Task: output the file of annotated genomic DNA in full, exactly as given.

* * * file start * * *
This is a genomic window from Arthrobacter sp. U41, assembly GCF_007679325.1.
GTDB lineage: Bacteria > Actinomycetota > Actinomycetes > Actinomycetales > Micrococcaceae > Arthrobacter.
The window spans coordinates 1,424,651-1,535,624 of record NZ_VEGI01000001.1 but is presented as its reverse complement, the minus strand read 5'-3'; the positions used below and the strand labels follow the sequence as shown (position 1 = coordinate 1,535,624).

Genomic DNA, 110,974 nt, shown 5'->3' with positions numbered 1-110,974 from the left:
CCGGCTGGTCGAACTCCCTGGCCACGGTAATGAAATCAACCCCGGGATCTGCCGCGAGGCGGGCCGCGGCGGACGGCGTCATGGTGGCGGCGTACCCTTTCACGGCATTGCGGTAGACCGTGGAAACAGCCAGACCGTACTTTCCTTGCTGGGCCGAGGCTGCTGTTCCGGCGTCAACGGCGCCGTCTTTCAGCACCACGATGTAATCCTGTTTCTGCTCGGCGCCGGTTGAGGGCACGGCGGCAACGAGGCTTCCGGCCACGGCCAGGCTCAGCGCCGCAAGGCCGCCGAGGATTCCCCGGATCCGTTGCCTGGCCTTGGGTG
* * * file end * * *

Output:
This is a genomic window from Arthrobacter sp. U41, assembly GCF_007679325.1.
GTDB lineage: Bacteria > Actinomycetota > Actinomycetes > Actinomycetales > Micrococcaceae > Arthrobacter.
The window spans coordinates 1,424,651-1,535,624 of record NZ_VEGI01000001.1 but is presented as its reverse complement, the minus strand read 5'-3'; the positions used below and the strand labels follow the sequence as shown (position 1 = coordinate 1,535,624).

Genomic DNA, 110,974 nt, shown 5'->3' with positions numbered 1-110,974 from the left:
CCGGCTGGTCGAACTCCCTGGCCACGGTAATGAAATCAACCCCGGGATCTGCCGCGAGGCGGGCCGCGGCGGACGGCGTCATGGTGGCGGCGTACCCTTTCACGGCATTGCGGTAGACCGTGGAAACAGCCAGACCGTACTTTCCTTGCTGGGCCGAGGCTGCTGTTCCGGCGTCAACGGCGCCGTCTTTCAGCACCACGATGTAATCCTGTTTCTGCTCGGCGCCGGTTGAGGGCACGGCGGCAACGAGGCTTCCGGCCACGGCCAGGCTCAGCGCCGCAAGGCCGCCGAGGATTCCCCGGATCCGTTGCCTGGCCTTGGGTG